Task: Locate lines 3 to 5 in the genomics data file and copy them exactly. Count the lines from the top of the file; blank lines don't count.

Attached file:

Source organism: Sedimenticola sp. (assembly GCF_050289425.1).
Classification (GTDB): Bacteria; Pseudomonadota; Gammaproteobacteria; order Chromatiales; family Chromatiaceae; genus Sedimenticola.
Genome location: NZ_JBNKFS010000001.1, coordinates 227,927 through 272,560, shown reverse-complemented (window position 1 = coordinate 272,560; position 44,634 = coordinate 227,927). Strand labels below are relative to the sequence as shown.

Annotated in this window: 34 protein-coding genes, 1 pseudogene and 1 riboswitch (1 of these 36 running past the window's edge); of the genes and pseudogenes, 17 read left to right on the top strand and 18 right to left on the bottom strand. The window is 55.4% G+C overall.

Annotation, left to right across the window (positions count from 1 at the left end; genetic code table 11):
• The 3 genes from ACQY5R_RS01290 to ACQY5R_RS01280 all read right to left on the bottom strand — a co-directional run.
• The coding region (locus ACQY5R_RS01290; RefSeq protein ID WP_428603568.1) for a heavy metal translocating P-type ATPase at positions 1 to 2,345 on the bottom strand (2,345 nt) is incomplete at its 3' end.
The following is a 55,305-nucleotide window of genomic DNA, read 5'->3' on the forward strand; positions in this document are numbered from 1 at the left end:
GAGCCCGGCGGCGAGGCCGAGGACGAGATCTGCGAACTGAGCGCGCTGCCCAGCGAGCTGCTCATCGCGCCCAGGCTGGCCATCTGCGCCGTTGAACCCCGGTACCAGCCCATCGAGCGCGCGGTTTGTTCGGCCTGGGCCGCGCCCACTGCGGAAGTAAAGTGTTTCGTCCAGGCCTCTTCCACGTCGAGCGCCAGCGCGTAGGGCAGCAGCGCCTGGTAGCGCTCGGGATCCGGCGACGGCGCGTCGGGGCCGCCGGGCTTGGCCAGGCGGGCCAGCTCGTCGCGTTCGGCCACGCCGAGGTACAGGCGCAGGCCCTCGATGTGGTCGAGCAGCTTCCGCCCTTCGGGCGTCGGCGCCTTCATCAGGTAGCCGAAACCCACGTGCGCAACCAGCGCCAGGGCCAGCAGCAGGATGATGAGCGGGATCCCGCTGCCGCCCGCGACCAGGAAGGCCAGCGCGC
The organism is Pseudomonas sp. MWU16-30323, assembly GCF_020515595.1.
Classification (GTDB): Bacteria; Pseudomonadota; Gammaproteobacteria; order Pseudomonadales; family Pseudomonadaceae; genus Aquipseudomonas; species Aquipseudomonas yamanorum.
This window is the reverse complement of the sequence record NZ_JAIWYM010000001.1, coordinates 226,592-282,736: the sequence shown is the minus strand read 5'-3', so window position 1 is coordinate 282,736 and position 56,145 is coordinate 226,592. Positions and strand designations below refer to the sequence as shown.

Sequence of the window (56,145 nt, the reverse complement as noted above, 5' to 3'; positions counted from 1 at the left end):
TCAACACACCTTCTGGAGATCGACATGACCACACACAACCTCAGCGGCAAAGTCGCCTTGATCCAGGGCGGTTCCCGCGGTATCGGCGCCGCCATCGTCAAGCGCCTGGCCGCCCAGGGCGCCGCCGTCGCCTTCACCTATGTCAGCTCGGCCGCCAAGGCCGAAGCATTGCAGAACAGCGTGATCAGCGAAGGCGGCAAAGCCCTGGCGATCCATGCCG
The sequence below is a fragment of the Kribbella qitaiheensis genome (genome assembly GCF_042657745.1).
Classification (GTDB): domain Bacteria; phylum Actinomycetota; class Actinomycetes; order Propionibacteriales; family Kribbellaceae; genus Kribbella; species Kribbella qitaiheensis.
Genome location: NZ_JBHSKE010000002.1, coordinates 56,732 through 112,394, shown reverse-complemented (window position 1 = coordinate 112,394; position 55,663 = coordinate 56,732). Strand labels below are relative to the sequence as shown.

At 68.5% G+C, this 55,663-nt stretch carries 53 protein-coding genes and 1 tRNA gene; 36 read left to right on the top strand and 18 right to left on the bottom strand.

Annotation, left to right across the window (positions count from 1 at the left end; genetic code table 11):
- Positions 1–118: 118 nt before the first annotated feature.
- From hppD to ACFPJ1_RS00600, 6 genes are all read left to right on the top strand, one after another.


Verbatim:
Genome location: NZ_JBNKFS010000001.1, coordinates 227,927 through 272,560, shown reverse-complemented (window position 1 = coordinate 272,560; position 44,634 = coordinate 227,927). Strand labels below are relative to the sequence as shown.

Annotated in this window: 34 protein-coding genes, 1 pseudogene and 1 riboswitch (1 of these 36 running past the window's edge); of the genes and pseudogenes, 17 read left to right on the top strand and 18 right to left on the bottom strand. The window is 55.4% G+C overall.

Annotation, left to right across the window (positions count from 1 at the left end; genetic code table 11):